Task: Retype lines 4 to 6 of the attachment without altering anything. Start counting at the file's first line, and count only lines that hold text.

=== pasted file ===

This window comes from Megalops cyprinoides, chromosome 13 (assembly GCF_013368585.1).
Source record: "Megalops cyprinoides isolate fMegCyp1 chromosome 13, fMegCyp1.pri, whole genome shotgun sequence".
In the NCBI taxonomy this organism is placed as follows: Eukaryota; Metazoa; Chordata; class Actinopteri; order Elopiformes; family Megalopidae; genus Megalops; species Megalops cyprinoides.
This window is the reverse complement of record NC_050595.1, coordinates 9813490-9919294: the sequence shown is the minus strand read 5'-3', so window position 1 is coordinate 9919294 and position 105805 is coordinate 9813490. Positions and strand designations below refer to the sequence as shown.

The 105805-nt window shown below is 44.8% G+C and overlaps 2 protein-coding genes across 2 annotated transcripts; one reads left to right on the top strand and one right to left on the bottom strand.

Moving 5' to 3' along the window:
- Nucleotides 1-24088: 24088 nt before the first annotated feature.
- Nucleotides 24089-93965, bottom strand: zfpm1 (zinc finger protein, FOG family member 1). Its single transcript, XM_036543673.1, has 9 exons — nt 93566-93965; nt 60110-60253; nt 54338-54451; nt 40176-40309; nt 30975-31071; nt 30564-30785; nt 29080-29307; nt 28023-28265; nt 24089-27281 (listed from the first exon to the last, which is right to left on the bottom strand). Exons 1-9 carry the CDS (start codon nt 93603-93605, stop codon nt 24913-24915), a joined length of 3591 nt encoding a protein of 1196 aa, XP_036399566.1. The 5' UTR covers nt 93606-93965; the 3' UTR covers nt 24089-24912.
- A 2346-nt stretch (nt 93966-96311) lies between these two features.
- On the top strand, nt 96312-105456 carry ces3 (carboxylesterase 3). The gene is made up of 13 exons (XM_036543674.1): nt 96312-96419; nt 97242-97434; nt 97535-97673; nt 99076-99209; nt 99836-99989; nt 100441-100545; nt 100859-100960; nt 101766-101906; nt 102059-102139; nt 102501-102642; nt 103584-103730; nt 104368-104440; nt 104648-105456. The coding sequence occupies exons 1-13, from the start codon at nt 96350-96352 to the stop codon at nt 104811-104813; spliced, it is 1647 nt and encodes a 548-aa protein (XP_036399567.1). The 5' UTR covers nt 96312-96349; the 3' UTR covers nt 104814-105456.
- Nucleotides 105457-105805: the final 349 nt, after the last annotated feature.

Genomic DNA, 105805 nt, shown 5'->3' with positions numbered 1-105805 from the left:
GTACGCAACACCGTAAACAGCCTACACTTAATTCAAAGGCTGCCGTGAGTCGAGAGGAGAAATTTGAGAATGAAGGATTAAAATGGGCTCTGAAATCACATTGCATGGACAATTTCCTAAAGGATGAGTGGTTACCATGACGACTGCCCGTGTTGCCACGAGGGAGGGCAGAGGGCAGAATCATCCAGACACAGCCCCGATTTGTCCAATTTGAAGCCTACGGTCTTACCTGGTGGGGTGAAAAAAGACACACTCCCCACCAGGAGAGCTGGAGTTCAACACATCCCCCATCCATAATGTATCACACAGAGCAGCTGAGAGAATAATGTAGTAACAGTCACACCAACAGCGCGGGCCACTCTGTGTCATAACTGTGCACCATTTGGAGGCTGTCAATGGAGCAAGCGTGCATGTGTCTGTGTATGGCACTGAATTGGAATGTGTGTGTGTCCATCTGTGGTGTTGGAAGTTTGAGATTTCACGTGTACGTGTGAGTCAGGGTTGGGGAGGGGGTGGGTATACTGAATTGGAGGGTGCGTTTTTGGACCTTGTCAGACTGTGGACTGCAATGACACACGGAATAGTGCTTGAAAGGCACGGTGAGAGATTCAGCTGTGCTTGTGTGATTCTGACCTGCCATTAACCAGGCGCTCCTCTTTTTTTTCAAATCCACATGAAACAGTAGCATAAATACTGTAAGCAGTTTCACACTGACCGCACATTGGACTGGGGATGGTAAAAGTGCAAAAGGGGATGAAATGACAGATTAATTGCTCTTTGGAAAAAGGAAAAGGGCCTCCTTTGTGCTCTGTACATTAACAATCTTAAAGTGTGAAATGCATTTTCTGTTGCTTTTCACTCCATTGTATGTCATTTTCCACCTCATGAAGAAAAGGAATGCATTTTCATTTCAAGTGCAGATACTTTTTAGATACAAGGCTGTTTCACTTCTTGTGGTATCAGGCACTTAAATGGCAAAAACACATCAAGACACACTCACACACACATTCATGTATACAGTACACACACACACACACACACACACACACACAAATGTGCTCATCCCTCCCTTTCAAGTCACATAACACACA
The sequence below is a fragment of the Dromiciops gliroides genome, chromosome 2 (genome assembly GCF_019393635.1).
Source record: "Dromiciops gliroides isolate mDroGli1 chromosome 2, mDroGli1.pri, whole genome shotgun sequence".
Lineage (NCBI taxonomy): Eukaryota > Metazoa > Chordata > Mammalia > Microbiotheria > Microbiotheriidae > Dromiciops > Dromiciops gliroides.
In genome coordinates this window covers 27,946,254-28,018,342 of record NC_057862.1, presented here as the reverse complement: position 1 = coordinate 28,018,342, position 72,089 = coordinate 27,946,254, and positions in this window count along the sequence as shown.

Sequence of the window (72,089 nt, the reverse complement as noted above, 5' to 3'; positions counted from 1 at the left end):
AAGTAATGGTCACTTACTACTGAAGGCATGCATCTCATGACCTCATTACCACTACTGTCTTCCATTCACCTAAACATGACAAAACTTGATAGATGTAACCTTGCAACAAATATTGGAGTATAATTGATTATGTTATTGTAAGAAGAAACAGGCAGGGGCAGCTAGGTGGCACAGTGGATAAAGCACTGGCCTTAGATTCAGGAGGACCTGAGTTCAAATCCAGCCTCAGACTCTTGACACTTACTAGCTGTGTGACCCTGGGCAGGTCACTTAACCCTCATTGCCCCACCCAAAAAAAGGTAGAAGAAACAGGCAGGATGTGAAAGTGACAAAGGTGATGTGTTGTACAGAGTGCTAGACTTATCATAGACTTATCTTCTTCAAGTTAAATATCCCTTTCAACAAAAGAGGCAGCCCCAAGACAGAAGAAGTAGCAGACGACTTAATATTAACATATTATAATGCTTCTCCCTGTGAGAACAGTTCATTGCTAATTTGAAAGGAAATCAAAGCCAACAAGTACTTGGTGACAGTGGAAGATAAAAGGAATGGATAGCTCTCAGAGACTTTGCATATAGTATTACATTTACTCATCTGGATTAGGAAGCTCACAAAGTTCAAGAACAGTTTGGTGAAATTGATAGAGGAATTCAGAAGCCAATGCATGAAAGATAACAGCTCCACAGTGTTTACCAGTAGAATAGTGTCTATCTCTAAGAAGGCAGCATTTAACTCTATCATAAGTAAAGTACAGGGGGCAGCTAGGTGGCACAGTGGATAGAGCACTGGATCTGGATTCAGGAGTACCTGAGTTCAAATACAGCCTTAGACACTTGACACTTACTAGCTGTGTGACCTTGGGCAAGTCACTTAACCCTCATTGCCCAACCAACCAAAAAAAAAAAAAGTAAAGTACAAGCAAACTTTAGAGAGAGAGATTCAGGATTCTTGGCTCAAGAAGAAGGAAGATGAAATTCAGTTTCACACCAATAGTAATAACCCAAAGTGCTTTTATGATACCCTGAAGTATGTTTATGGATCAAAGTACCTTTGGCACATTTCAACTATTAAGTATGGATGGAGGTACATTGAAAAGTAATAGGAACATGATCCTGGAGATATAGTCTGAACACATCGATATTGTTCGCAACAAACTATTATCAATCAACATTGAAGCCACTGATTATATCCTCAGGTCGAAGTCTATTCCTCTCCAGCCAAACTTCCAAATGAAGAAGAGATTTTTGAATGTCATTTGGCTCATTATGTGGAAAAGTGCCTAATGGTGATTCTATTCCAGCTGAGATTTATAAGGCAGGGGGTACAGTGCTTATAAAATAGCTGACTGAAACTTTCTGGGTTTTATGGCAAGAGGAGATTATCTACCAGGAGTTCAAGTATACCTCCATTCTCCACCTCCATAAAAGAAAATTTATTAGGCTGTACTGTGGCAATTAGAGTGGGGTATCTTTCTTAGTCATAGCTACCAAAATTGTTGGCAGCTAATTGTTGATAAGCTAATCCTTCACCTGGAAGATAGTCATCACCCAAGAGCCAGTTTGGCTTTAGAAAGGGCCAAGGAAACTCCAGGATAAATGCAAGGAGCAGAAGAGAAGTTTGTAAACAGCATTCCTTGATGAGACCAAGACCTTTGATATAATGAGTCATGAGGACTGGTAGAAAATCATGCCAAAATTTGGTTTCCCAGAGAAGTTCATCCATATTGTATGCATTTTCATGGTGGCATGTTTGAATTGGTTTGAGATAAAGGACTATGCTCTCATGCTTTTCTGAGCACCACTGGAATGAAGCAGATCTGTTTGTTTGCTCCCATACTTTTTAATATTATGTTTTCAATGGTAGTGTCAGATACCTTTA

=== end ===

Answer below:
This window is the reverse complement of record NC_050595.1, coordinates 9813490-9919294: the sequence shown is the minus strand read 5'-3', so window position 1 is coordinate 9919294 and position 105805 is coordinate 9813490. Positions and strand designations below refer to the sequence as shown.

The 105805-nt window shown below is 44.8% G+C and overlaps 2 protein-coding genes across 2 annotated transcripts; one reads left to right on the top strand and one right to left on the bottom strand.

Moving 5' to 3' along the window: